A visual and literary meditation juxtaposing Isaac Julien's artworks with archival images of Frederick Douglass and essays that consider his enduring legacy. This sumptuously illustrated artist's book and reader documents Lessons of the Hour (2019), the ten-screen film installation and series of related photographic artworks by the internationally acclaimed artist Isaac Julien CBE RA (born 1960), which honor the public and private life of one the most important figures in US history: Frederick Douglass.

Assembling a Black Counter Culture

In Assembling a Black Counter Culture, writer and musician DeForrest Brown, Jr, provides a history and critical analysis of techno and adjacent electronic music such as house and electro, showing how the genre has been shaped over time by a Black American musical sensibility.

Architectures of Weaving

Architectures of Weaving reimagines the art of weaving as the combined result of fiber techniques and cultural practice. Addressing today’s urgent energetic and environmental challenges, the book explores new approaches for resilient and adaptable material systems by examining the boundaries between softness and rigidity, material and shape, and functionality and structure.

Kubra Khademi

The artist Kubra Khademi (b. 1989) lives in Paris and focuses in her work on her life as a woman and a person with direct experience as a refugee. This makes it both political and highly topical. Multi-faceted themes pervade her art, including her function as mouthpiece and as an element in the fight for the fundamental rights of women, as well as artistic work in exile and in a Muslim society.


Recent events such as the COVID-19 pandemic have forced many of us, including artists, to view ideas of closeness in a new light. Kinship, published on the occasion of the National Portrait Gallery's tenth "Portraiture Now" exhibition, features the work of eight leading contemporary artists who explore familial relationships through photography, painting, sculpture, and performance.

This Is Tomorrow

Michael Bird takes a fresh look at the 'long twentieth century', from the closing years of Queen Victoria's reign to the turn of the millennium, through the lens of the artists who lived and worked in this ever-changing Britain.

African art now

African Art Now is an expansive overview featuring some of the most interesting and innovative artists working today. Far-reaching in its scope, this book celebrates the diversity and dynamism of the contemporary African art scene across the continent today.

Women's Work

A celebration of art traditionally devalued as too domestic or feminine to be taken seriously and the innovative, brilliant artists reclaiming the idea of women's work'.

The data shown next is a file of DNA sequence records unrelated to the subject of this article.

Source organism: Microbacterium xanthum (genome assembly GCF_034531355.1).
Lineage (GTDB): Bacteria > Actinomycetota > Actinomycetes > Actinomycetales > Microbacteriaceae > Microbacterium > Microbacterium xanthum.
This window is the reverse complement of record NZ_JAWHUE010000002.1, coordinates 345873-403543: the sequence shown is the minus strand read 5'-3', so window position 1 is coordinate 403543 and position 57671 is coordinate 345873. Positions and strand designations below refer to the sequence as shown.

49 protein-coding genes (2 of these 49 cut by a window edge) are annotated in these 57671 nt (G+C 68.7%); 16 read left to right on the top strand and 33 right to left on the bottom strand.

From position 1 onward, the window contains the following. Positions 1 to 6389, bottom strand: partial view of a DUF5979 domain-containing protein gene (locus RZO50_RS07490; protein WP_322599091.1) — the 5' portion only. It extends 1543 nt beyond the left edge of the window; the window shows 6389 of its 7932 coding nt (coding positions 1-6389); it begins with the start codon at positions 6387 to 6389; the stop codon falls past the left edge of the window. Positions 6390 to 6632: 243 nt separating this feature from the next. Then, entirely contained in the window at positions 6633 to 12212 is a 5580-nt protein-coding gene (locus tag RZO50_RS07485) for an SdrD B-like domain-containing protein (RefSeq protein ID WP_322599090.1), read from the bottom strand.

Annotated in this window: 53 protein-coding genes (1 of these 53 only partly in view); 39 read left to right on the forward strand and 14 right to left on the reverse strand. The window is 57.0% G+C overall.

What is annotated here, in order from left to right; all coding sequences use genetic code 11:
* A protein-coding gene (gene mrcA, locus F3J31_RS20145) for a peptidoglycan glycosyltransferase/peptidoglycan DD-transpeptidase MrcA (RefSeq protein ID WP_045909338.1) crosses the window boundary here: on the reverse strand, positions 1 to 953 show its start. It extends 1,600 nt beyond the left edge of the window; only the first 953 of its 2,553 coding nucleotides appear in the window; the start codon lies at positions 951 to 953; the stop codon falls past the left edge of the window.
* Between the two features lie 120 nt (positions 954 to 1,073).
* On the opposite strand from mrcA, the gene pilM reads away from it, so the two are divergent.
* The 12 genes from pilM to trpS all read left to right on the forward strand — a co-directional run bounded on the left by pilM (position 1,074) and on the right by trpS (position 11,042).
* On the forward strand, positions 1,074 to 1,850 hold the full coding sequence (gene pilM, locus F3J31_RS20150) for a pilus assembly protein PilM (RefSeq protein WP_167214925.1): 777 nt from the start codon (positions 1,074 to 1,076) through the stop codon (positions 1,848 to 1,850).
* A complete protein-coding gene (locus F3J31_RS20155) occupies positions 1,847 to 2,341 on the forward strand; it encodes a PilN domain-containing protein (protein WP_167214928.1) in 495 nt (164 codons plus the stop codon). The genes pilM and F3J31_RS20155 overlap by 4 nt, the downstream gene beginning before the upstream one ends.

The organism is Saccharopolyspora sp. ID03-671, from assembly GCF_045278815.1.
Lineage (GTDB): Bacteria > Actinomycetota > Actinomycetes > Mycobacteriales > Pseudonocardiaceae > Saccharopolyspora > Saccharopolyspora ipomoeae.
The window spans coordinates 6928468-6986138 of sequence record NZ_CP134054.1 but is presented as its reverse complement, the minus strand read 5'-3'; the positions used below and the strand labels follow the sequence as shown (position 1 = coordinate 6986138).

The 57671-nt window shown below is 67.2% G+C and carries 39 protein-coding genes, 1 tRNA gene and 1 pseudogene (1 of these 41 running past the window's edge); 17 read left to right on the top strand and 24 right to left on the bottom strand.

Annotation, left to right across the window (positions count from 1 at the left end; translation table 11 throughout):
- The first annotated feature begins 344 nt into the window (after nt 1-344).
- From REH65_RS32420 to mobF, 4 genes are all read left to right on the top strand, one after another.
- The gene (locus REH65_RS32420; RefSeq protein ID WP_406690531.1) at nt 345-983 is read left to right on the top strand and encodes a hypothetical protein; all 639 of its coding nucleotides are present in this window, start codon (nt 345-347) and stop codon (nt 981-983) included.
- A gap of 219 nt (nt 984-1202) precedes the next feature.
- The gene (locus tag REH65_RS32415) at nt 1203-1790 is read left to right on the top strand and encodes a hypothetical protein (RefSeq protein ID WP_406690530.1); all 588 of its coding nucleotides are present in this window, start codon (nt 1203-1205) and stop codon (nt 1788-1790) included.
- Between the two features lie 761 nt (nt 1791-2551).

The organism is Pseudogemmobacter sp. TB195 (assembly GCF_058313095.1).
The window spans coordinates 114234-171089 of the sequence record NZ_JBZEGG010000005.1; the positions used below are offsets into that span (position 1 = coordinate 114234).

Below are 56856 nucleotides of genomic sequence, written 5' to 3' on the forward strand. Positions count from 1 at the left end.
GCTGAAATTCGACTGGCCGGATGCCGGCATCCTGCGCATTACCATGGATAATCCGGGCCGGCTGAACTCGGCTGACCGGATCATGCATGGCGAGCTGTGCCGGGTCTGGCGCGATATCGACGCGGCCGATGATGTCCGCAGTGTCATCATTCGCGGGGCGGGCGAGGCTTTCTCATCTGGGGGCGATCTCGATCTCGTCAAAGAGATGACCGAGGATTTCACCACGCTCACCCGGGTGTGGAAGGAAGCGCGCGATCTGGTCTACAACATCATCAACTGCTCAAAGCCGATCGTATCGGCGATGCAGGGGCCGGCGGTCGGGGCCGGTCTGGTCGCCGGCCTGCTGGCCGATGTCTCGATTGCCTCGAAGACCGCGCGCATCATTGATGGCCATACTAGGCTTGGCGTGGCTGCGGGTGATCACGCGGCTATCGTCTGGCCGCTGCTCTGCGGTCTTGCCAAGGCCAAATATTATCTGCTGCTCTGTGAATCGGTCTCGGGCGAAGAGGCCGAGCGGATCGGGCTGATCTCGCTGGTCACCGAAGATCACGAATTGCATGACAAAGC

Ai Weiwei

Ai Weiwei is not only one of the most important contemporary artists; he is also an untiring activist and critic of authoritarian systems. "Humanity" includes key works from all phases of the artist's career and examines in detail the aspect of humanity and artistic responsibility in the oeuvre of Ai Weiwei.

The Cambridge Companion to Krautrock

This Companion is the first academic introduction to the 1960s/70s 'Krautrock' movement of German experimental music that has long attracted the attention of the music press and fans in Britain and abroad. It offers a structured approach to this exceptionally heterogeneous and decentralized movement, combining overviews with detailed analysis and close readings.

The Hidden Language of Symbols

A stimulating narrative and reference resource that guides the reader through the most significant symbols from worldwide art history. Why do we reach for the red rose on Valentine's day? Where did the owl gain its reputation for wisdom? Why should you never trust a fox? In this visual tour through art history, Matthew Wilson pieces together a global visual language enshrined in art: the language of symbols.

Carolee Schneemann

Carolee Schneemann (1939-2019) was one of the most experimental artists of the twentieth and early twenty-first centuries. This book traces the feminist icon's prolific six-decade output, spanning her remarkably diverse, transgressive, and interdisciplinary expression. Contributions from leading and emerging scholars, writers, and artists shed new light on Schneemann's work, which addressed everything from sexual expression, taboo, and the objectification of women, to the trauma of war and the precarity of the body. 

The Cute

The Cute tracks the astonishing impact of a single aesthetic category on post-war and contemporary art, and on the vast range of cultural practices and discourses on which artists draw. From robots and cat videos to ice cream socials, The Cute explores the ramifications of an aesthetic "of" or "about" minorness--or what is perceived to be diminutive, subordinate, and above all, unthreatening--on the shifting forms and contents of art today. 

What is Black art?